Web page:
Figure 2
Microarray hybridization scheme.
Figure 3
Pairwise contrast analysis of differentially expressed genes between four groups of O157:H7 strains.

The comparison of transcription profiles between clades 8 and 2, irrespective of Stx profiles, indicated a significant difference in the expression of 604 genes; 186 had a ≥1.5 fold change (Supplemental Table S1), above which the difference in expression is considered meaningful [17]. A total of 265 of the 604 genes encode hypothetical proteins of unknown function, and 316 of the 604 genes are phage borne. A comparison to the published EHEC O157:H7 genome sequences identified 53 Sakai ORFs in clade 8 and four in clade 2, out of the 316, with little or no homology to the respective genome sequences and were therefore not evaluated further. Relative differences in gene expression of 16 O157:H7 virulence determinants (Table 1) were examined more thoroughly by qRT-PCR. Although none of the genes tested by qRT-PCR had a >2-fold change via microarrays, these microarray data are comparable to those generated in a prior study among single O157:H7 strains grown in the presence and absence of epithelial cells [18]. It is possible, however, that the degree of intra- and inter-clade variability resulting from our analysis of 24 different strains may have dampened the effect.

Table 1
Relative differences in gene expression between clades 8 and 2, as detected by microarrays and qRT-PCR.

Locus of enterocyte effacement (LEE) island genes

Twenty-nine LEE genes were upregulated in clade 8 relative to clade 2 (Supplemental Table S1 and Figure 4), with a subtle decrease in fold change from the LEE4 to the LEE1 operon. Apart from sepL, transcription was highest in LEE4 genes (1.92±0.13-fold), especially for the espADB polycistron that encodes the molecular syringe of the TTSS. Expression of LEE5 was slightly lower (1.72±0.13-fold) followed by LEE3 (1.66±0.14-fold) and LEE2 (1.50±0.09-fold), which encode the membrane-bound TTSS components. LEE1 genes, as well as rorf1, grlR and orf29 lacked significant differential expression (P>0.05). To validate the LEE microarray data, mRNA levels of ler, sepZ, escN, espA, espB, tir, and eae, which were selected as representatives of each of the LEE operons, were measured by qRT-PCR (Table 1). Microarrays also detected significant expression of 13 non-LEE effector genes, 11 of which were upregulated in clade 8 (Table S2); these genes are located on various prophages that are dispersed throughout the O157:H7 chromosome and code for proteins exported by the TTSS [3], [19]. Collectively, these data demonstrated upregulation of the LEE island in clade 8 versus clade 2 strains preceding attachment to epithelial cells.

Figure 4
LEE expression differences between clades 8 and 2.

Shiga toxin genes

Stx1 genes, stx1A and stx1B, were upregulated in the clade 2 strains that harbor the Stx1-converting phage (Supplemental Table S1), a result that was expected given that virtually all clade 8 strains examined in a prior study lacked stx1 [5]. By contrast, clade 8 strains demonstrated increased expression of stx2A and stx2B compared to clade 2; this result was also confirmed by qRT-PCR (Table 1). Furthermore, transcription of stx2A and stx2B was higher in both clades for strains lysogenized exclusively with the Stx2-converting phage compared to strains with either Stx2 and Stx2c, or Stx2 and Stx1 phages (Figure 5). The phage borne antitermination gene q (ECs1203), located upstream of stx2, was also upregulated in clade 8. While qRT-PCR confirmed the increased expression of q in clade 8 (Table 1), it also detected 2-fold higher q transcript levels in strains possessing two Stx phages relative to strains with only the Stx2-phage. This result likely reflects sequence similarities among q antiterminators of different Stx-phages, which could not be resolved by sequence-specific primers. qRT-PCR results from strains of both clades with only stx2 confirmed the upregulation of q in clade 8 (Table 1).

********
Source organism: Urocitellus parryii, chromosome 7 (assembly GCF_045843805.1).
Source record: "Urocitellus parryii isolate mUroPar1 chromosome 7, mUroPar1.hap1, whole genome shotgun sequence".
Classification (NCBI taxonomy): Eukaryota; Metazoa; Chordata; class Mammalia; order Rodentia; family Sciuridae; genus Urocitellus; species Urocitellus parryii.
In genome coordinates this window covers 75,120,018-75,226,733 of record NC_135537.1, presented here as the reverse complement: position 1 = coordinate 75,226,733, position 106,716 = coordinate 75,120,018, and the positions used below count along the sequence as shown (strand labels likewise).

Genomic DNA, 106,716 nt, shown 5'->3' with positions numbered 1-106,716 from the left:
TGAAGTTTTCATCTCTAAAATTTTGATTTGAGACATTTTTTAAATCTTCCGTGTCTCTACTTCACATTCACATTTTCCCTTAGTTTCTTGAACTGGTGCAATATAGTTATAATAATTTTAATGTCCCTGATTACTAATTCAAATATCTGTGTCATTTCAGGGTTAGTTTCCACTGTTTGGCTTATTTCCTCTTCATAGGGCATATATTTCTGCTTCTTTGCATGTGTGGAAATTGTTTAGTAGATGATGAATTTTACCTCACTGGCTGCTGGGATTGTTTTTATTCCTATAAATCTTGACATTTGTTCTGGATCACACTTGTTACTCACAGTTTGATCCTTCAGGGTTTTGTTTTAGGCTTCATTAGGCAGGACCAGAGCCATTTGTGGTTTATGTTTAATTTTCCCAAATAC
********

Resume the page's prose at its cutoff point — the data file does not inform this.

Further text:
Figure 5
Differences in expression of Stx2 genes within and between clades, as determined by qRT-PCR.

Because sequence divergence of q has been associated with variation in transcription of stx2 [20], a sequence alignment of a 2.5 Kb fragment from the q gene through stx2B was conducted among the four O157:H7 genome strains. Through this analysis, four SNPs were identified in the clade 8 genome, while none were detected in the remaining strains. These four SNPs were found in the: i) pS tRNA promoter, ii) 2 bp deletion between tRNA-Ile and the first tRNA-Arg; iii) first tRNA-Arg; and iv) stx2A coding region. DNA sequences important for stx2 transcription efficiency [21], including the q antiterminator, pR' stx2 promoter, qut site, tR'1 and tR'2 terminators, and of the stx2B subunit, were identical in all four genome strains.